How many times has someone told you that you should eat chicken soup when you are sick? Your grandmother or mother perhaps? My mother is certainly a believer. Chicken soup has been praised for its healing qualities for centuries. It turns out that chicken soup really does have properties that would be considered medicinal.
How does chicken soup help with a cold?
Researchers have carefully studied the ingredients found in chicken soup and have identified several that are responsible for its medicinal qualities.
Anti-inflammatory properties –
As chicken soup cooks, the meat and bones of the chicken release an amino acid into the broth, which can reduce the inflammatory compounds responsible for the symptoms that we associate with a cold or the flu.
Immune boosting properties –
Chicken soup usually includes an array of vegetables cooked into the broth. Vegetables such as onion, parsnips, celery, carrots, and garlic, as well as some herbs, such as oregano, contain phytonutrients, vitamins, and minerals, which boost immunity. You might say these phytonutrients can “talk” to our immune system. Chicken soup is also high in protein, which also improves immune system function.
Mucolytic properties –
Something that is mucolytic can cut through or thin out mucous. The mucolytic effect of chicken soup is due to another amino acid, which is released from the meat and bones of the chicken as it cooks. This results in thinner mucous that is easier for your bronchial tubes to transport out of your chest and easier to drain from the sinuses.
Hydrating properties –
Staying well hydrated by increasing your fluid intake during a respiratory infection also helps relieve cold symptoms. The broth of chicken soup is ideal for hydration.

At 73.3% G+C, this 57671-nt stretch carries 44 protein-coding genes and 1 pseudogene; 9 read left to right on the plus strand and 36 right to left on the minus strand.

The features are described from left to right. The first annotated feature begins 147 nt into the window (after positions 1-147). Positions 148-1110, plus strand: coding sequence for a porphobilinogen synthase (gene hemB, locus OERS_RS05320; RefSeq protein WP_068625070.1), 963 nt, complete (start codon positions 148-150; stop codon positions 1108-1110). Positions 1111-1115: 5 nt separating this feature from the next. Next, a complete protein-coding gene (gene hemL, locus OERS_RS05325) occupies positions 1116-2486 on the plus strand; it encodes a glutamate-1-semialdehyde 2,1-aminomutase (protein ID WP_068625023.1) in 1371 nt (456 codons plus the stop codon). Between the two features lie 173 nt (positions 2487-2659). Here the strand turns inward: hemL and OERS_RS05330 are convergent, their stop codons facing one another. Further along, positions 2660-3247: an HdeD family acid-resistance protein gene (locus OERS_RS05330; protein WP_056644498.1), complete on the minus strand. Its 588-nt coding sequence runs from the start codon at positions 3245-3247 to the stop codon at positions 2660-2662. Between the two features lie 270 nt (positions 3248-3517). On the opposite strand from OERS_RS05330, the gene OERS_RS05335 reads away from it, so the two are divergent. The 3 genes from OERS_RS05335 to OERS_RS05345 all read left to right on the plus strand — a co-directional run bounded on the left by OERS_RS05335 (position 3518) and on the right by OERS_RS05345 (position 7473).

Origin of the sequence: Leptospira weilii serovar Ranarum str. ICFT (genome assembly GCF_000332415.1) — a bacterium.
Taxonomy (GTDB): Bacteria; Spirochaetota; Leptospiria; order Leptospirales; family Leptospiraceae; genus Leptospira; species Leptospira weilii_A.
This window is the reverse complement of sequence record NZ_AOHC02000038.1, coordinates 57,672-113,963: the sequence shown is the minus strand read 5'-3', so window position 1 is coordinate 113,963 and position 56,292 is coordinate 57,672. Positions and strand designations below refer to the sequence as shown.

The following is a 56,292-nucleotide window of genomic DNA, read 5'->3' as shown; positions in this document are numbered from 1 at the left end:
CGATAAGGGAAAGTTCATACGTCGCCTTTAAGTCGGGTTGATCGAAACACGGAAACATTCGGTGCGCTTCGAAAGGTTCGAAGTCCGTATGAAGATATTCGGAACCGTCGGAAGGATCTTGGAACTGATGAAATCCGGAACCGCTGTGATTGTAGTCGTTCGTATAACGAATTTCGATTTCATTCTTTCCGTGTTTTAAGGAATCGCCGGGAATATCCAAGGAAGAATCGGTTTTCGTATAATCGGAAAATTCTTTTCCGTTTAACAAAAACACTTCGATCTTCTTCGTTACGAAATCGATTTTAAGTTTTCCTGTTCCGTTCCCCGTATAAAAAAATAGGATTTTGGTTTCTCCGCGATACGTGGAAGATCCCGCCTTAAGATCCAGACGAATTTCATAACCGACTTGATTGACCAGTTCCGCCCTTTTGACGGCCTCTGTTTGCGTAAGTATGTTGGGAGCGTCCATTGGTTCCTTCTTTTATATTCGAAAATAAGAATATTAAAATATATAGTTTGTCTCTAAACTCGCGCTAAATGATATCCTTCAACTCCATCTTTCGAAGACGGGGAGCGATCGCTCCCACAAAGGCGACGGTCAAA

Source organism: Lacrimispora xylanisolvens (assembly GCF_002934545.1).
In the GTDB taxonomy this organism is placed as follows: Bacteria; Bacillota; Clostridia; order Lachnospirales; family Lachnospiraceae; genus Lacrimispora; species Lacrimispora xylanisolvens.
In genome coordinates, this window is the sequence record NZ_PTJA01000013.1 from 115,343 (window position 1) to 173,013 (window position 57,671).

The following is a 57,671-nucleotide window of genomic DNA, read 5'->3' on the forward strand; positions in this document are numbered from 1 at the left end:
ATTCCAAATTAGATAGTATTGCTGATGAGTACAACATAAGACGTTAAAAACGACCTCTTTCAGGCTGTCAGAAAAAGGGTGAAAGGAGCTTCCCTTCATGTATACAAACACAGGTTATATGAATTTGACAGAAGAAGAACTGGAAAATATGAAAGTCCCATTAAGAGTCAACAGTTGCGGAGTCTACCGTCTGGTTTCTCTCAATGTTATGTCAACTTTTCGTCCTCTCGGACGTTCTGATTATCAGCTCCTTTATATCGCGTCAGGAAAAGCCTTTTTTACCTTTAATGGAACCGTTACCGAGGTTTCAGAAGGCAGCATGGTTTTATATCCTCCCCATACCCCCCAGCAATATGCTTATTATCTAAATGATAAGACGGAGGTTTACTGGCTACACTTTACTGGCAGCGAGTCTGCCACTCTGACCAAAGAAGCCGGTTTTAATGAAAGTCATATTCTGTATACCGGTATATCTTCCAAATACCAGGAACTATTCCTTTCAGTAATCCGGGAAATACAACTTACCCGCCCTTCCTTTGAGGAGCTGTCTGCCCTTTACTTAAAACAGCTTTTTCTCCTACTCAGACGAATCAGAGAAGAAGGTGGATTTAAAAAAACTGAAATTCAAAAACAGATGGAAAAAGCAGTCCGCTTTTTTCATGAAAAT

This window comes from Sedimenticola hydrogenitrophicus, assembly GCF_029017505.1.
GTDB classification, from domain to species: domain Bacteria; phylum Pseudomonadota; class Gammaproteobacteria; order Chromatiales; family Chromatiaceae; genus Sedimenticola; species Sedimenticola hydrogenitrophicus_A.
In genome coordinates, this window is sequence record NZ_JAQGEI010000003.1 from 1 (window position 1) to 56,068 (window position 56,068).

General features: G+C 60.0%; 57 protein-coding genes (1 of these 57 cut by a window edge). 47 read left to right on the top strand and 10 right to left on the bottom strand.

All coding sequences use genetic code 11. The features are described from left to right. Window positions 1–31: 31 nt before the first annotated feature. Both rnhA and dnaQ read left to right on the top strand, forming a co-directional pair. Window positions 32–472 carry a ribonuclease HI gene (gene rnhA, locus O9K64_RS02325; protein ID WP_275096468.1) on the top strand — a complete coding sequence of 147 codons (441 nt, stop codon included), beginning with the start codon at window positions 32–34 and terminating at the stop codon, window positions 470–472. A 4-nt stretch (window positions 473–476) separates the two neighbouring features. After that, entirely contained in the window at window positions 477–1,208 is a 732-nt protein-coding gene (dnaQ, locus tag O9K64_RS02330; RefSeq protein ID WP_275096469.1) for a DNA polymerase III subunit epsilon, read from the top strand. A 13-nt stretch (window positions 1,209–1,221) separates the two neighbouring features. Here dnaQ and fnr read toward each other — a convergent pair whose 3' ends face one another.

Warming properties –
The warm liquid in your throat can also cut through mucous and wash it down into your stomach where it is broken down. In addition, breathing in the steam from the bowl also has a warming effect on your nasal passages, which helps open and drain your sinuses.
Decongestant properties –
If you add a little bit of hot pepper or red chile flakes to the soup, this can also help to open your sinuses temporarily, allowing you to breathe easier and help sinuses to drain adequately. Make sure you are up for the heat of this added pepper before adding it to your soup. If you can’t take the heat, you might miss out on all of the other benefits!
Homemade versus store-bought chicken soup
There is a wide variety of store brands of chicken soup. Researchers have found some to be much higher in beneficial qualities than others. Many store-bought brands use meat “flavors” that are produced in a lab, rather than real chicken. Read labels carefully to look for real ingredients.
Homemade chicken soup is easier to make than you might think. It doesn’t take much in the way of cooking skills! When making chicken soup at home, be sure to use chicken with bones, rather than boneless chicken. It will not only contain more great nutrients; it will taste better too. Simply remove the bones once the soup has cooked. You can also make chicken soup, then freeze it in small portions for another time, which is a great way to have it on hand just in case you need it.
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Dr. Anita Bennett MD – Health Tip Content Editor